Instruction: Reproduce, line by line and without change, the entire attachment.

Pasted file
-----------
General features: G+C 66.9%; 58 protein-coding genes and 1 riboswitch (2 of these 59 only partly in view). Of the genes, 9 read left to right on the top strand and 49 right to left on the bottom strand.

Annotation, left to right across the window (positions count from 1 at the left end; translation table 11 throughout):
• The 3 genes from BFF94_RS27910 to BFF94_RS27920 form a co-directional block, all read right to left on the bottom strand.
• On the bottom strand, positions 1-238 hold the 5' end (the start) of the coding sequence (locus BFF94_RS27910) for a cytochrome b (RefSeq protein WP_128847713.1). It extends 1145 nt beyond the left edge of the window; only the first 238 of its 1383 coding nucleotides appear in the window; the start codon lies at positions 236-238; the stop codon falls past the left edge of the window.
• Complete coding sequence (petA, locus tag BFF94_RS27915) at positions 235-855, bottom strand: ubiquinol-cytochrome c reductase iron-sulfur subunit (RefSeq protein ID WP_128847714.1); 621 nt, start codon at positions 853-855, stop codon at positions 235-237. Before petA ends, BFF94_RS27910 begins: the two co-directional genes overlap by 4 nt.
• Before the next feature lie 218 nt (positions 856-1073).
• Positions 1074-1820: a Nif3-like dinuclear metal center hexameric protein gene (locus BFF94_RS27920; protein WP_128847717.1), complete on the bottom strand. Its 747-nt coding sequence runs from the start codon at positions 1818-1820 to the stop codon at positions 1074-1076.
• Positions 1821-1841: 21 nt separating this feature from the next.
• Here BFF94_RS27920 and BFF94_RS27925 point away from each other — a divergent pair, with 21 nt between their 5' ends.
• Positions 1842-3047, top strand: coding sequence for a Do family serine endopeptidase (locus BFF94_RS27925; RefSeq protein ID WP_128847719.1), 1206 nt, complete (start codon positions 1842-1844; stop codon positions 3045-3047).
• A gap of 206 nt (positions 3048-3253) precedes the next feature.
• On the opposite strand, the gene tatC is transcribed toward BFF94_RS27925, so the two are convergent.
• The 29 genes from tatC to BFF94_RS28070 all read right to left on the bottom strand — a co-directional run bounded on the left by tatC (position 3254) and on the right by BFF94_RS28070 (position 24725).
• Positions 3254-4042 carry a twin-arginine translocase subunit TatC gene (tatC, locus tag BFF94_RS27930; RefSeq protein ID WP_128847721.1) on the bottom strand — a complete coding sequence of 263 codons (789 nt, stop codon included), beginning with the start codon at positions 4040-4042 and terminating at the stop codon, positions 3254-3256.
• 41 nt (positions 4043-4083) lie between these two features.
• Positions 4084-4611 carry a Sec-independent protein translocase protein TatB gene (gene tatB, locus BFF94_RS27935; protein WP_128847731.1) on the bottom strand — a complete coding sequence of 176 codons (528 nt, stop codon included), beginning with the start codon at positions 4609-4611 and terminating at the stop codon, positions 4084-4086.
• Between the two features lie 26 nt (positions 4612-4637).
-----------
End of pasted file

General features: G+C 66.9%; 58 protein-coding genes and 1 riboswitch (2 of these 59 only partly in view). Of the genes, 9 read left to right on the top strand and 49 right to left on the bottom strand.

Annotation, left to right across the window (positions count from 1 at the left end; translation table 11 throughout):
• The 3 genes from BFF94_RS27910 to BFF94_RS27920 form a co-directional block, all read right to left on the bottom strand.
• On the bottom strand, positions 1-238 hold the 5' end (the start) of the coding sequence (locus BFF94_RS27910) for a cytochrome b (RefSeq protein WP_128847713.1). It extends 1145 nt beyond the left edge of the window; only the first 238 of its 1383 coding nucleotides appear in the window; the start codon lies at positions 236-238; the stop codon falls past the left edge of the window.
• Complete coding sequence (petA, locus tag BFF94_RS27915) at positions 235-855, bottom strand: ubiquinol-cytochrome c reductase iron-sulfur subunit (RefSeq protein ID WP_128847714.1); 621 nt, start codon at positions 853-855, stop codon at positions 235-237. Before petA ends, BFF94_RS27910 begins: the two co-directional genes overlap by 4 nt.
• Before the next feature lie 218 nt (positions 856-1073).
• Positions 1074-1820: a Nif3-like dinuclear metal center hexameric protein gene (locus BFF94_RS27920; protein WP_128847717.1), complete on the bottom strand. Its 747-nt coding sequence runs from the start codon at positions 1818-1820 to the stop codon at positions 1074-1076.
• Positions 1821-1841: 21 nt separating this feature from the next.
• Here BFF94_RS27920 and BFF94_RS27925 point away from each other — a divergent pair, with 21 nt between their 5' ends.
• Positions 1842-3047, top strand: coding sequence for a Do family serine endopeptidase (locus BFF94_RS27925; RefSeq protein ID WP_128847719.1), 1206 nt, complete (start codon positions 1842-1844; stop codon positions 3045-3047).
• A gap of 206 nt (positions 3048-3253) precedes the next feature.
• On the opposite strand, the gene tatC is transcribed toward BFF94_RS27925, so the two are convergent.
• The 29 genes from tatC to BFF94_RS28070 all read right to left on the bottom strand — a co-directional run bounded on the left by tatC (position 3254) and on the right by BFF94_RS28070 (position 24725).
• Positions 3254-4042 carry a twin-arginine translocase subunit TatC gene (tatC, locus tag BFF94_RS27930; RefSeq protein ID WP_128847721.1) on the bottom strand — a complete coding sequence of 263 codons (789 nt, stop codon included), beginning with the start codon at positions 4040-4042 and terminating at the stop codon, positions 3254-3256.
• 41 nt (positions 4043-4083) lie between these two features.
• Positions 4084-4611 carry a Sec-independent protein translocase protein TatB gene (gene tatB, locus BFF94_RS27935; protein WP_128847731.1) on the bottom strand — a complete coding sequence of 176 codons (528 nt, stop codon included), beginning with the start codon at positions 4609-4611 and terminating at the stop codon, positions 4084-4086.
• Between the two features lie 26 nt (positions 4612-4637).